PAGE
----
CCCC group meetings

Our second meeting will be on Wednesday November 22, 2:00 PM – 4:00 PM and will be facilitated by Diane Smith. Email if you’d like to attend.
25330145Required reading: Roy Scranton,  Learning to Die in the Anthropocene. San Francisco: City Lights Books 2015.

Diane writes: Here are my ideas for our next study group meeting. I will bring with me a small sample of artwork representing what I was doing before I became part of this group and after (5-6 small drawings).

I’d like to present as follows:
1. my personal thoughts about the state of the world, as it relates to CCCC
2. a short synopsis of the “learning to die” part of the book, ie. chapters 4 to 6… possibly raising a  few questions along the way?
3. a brief explanation of how my art work is beginning to change as a result of my new research and the questions it has raised related to my art practice
4. discussion: – I’d like to focus on the author’s “solution” based on the idea of philosopher/interrupter and suggest that the artist already is interrupter or can take on this role.
– can interrupter/artists realistically effect change, and what would be the nature
of this change? Roy Scranton seems to believe that collective action is futile, yet he
suggests that a group of people can help guide us through upcoming difficulties
– do the interrupter/artists need to change themselves in order to make more of an
impact and to be heard?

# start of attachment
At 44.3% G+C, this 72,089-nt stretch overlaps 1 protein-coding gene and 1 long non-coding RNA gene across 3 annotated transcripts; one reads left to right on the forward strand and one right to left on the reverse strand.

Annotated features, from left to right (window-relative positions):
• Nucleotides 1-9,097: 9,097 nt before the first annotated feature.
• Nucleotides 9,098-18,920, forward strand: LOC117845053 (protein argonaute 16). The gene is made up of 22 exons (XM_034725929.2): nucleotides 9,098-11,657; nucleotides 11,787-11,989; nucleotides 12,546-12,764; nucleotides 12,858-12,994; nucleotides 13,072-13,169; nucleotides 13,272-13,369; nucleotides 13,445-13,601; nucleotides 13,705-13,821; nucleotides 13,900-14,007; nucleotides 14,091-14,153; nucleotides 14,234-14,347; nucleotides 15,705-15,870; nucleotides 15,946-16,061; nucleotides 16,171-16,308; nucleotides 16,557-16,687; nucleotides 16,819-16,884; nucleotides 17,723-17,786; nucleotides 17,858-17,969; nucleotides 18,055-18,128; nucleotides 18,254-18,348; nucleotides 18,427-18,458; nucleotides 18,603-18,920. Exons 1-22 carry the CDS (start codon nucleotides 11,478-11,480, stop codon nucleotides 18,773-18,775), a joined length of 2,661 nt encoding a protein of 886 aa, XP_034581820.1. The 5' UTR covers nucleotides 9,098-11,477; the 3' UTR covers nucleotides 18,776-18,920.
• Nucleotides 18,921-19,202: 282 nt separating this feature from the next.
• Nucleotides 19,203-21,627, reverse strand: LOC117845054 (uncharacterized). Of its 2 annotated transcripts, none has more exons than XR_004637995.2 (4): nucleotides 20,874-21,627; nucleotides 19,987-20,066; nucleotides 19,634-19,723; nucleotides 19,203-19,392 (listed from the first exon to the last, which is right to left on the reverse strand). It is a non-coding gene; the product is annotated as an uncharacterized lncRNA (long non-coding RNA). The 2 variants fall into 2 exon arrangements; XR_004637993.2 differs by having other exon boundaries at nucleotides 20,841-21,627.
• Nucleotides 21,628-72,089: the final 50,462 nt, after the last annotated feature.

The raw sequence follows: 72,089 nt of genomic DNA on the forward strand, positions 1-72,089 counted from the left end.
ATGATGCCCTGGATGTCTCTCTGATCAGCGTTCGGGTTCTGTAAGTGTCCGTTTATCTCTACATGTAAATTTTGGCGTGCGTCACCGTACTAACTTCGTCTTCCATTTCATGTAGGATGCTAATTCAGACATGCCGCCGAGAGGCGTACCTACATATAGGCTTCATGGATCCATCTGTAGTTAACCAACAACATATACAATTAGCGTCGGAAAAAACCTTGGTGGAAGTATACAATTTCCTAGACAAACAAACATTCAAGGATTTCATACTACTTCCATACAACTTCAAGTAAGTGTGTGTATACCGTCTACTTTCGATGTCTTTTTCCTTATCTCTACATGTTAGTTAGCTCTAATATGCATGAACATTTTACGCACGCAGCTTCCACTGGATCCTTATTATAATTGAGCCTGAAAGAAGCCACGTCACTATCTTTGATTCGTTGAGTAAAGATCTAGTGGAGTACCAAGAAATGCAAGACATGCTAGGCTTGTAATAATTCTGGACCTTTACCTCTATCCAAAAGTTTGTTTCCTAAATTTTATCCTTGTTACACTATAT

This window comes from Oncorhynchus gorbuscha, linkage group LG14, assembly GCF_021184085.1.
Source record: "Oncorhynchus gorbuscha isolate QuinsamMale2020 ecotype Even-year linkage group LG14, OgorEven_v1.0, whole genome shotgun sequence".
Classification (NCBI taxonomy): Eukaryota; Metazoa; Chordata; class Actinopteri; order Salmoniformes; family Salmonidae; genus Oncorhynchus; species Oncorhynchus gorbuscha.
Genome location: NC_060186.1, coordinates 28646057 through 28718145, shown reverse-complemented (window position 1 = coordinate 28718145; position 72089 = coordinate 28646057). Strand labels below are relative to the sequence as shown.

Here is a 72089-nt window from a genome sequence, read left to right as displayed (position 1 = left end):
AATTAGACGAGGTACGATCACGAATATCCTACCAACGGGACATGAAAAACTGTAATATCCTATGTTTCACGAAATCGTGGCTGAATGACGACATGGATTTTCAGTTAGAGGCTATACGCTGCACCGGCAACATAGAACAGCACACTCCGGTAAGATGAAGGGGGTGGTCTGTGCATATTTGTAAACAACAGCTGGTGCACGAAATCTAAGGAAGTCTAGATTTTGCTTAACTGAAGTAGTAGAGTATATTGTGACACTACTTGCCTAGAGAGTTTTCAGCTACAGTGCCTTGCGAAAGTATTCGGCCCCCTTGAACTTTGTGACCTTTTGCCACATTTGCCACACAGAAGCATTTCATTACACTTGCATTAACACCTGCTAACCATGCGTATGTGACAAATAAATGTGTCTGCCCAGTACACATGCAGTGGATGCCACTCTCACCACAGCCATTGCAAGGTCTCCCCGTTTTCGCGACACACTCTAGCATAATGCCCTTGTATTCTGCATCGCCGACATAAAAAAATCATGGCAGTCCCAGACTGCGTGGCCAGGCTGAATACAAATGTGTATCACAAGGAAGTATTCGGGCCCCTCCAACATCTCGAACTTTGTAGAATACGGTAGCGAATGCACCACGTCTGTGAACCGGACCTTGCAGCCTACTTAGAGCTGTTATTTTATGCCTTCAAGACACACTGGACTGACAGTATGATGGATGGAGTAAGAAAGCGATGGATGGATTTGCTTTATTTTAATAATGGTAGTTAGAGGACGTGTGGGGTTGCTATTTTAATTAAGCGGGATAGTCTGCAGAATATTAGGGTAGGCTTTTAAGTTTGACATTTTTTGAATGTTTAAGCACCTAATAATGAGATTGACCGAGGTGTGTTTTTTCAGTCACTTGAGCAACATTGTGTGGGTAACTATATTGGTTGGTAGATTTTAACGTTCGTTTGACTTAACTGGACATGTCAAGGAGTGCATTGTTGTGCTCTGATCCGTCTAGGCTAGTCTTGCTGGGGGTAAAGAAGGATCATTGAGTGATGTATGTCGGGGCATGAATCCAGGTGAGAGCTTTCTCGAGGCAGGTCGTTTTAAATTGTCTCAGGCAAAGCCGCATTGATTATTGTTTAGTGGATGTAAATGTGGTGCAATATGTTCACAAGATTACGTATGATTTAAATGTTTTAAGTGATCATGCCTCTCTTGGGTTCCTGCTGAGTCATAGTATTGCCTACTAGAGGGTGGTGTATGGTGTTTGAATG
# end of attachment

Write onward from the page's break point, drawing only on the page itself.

– how has or could your own art practice be changed by this topic? or do you know
if and how you’re going to respond to the author’s call to interrupters?

There’s so much I’d love to discuss, so many questions, but wanted to bring it back to us, artists who are trying to figure out what to do and how to do it, all within the context of Roy Scranton’s book. Of course, this is what we’ll be doing over the next year or so (I’m guessing), and I think this book is a great way to start formulating questions that we will no doubt be tweaking as we go.
-Diane Smith


Our first meeting was Wednesday Oct. 25, 2017 2 – 4 PM

cccc first meeting

Facilitated by Petra Halkes

It was a buzzing, energizing first meeting. I’d like to thank the participants for your reading, your participation, your dedication.   We’re off to a good start, but we must maintain our criticality in particular to our own activities and thoughts, so let me take some time to evaluate.

Why do I feel so positive about this meeting?  The main reason, for me, was finding a group of people that acknowledge that climate change will change the world as we know it, and that only huge-at this point highly unlikely-changes in the capitalist organization of our globalized world can save humanity. Knowing that everything in the old order is dying, and not knowing what will be in the new order (if there is going to be a new order at all) is affecting all our lives in a very direct way.